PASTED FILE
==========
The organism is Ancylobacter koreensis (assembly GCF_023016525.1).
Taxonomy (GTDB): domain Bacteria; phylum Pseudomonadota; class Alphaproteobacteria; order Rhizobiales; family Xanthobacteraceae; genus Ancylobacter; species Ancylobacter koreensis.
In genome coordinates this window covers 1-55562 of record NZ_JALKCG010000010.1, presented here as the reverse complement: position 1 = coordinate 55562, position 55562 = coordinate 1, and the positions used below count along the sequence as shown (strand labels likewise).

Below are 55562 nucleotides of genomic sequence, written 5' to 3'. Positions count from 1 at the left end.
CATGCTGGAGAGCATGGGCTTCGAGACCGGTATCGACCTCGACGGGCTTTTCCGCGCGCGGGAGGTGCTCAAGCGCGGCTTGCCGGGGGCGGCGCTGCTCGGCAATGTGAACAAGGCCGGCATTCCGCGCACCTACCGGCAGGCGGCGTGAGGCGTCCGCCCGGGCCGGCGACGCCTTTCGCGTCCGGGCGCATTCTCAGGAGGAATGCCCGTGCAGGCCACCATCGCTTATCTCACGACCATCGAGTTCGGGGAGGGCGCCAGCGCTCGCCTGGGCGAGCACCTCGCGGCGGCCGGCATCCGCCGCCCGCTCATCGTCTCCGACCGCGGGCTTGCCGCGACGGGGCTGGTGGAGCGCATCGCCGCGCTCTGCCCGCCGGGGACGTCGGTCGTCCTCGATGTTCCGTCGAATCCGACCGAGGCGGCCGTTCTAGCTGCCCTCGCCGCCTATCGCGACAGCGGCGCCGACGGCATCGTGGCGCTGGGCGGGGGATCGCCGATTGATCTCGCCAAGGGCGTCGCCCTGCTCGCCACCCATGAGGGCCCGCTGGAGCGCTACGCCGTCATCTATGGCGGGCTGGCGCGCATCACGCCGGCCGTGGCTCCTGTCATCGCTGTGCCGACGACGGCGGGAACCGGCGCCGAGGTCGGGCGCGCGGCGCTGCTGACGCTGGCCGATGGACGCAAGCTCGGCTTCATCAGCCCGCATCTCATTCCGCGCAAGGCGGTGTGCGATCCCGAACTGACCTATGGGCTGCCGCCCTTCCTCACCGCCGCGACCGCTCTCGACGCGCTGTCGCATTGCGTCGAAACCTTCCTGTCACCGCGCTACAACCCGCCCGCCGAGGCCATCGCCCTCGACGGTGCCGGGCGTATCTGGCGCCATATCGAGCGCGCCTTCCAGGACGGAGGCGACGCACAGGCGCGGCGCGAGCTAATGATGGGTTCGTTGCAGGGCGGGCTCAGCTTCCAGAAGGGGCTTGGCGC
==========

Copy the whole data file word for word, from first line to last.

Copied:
The organism is Ancylobacter koreensis (assembly GCF_023016525.1).
Taxonomy (GTDB): domain Bacteria; phylum Pseudomonadota; class Alphaproteobacteria; order Rhizobiales; family Xanthobacteraceae; genus Ancylobacter; species Ancylobacter koreensis.
In genome coordinates this window covers 1-55562 of record NZ_JALKCG010000010.1, presented here as the reverse complement: position 1 = coordinate 55562, position 55562 = coordinate 1, and the positions used below count along the sequence as shown (strand labels likewise).

Below are 55562 nucleotides of genomic sequence, written 5' to 3'. Positions count from 1 at the left end.
CATGCTGGAGAGCATGGGCTTCGAGACCGGTATCGACCTCGACGGGCTTTTCCGCGCGCGGGAGGTGCTCAAGCGCGGCTTGCCGGGGGCGGCGCTGCTCGGCAATGTGAACAAGGCCGGCATTCCGCGCACCTACCGGCAGGCGGCGTGAGGCGTCCGCCCGGGCCGGCGACGCCTTTCGCGTCCGGGCGCATTCTCAGGAGGAATGCCCGTGCAGGCCACCATCGCTTATCTCACGACCATCGAGTTCGGGGAGGGCGCCAGCGCTCGCCTGGGCGAGCACCTCGCGGCGGCCGGCATCCGCCGCCCGCTCATCGTCTCCGACCGCGGGCTTGCCGCGACGGGGCTGGTGGAGCGCATCGCCGCGCTCTGCCCGCCGGGGACGTCGGTCGTCCTCGATGTTCCGTCGAATCCGACCGAGGCGGCCGTTCTAGCTGCCCTCGCCGCCTATCGCGACAGCGGCGCCGACGGCATCGTGGCGCTGGGCGGGGGATCGCCGATTGATCTCGCCAAGGGCGTCGCCCTGCTCGCCACCCATGAGGGCCCGCTGGAGCGCTACGCCGTCATCTATGGCGGGCTGGCGCGCATCACGCCGGCCGTGGCTCCTGTCATCGCTGTGCCGACGACGGCGGGAACCGGCGCCGAGGTCGGGCGCGCGGCGCTGCTGACGCTGGCCGATGGACGCAAGCTCGGCTTCATCAGCCCGCATCTCATTCCGCGCAAGGCGGTGTGCGATCCCGAACTGACCTATGGGCTGCCGCCCTTCCTCACCGCCGCGACCGCTCTCGACGCGCTGTCGCATTGCGTCGAAACCTTCCTGTCACCGCGCTACAACCCGCCCGCCGAGGCCATCGCCCTCGACGGTGCCGGGCGTATCTGGCGCCATATCGAGCGCGCCTTCCAGGACGGAGGCGACGCACAGGCGCGGCGCGAGCTAATGATGGGTTCGTTGCAGGGCGGGCTCAGCTTCCAGAAGGGGCTTGGCGC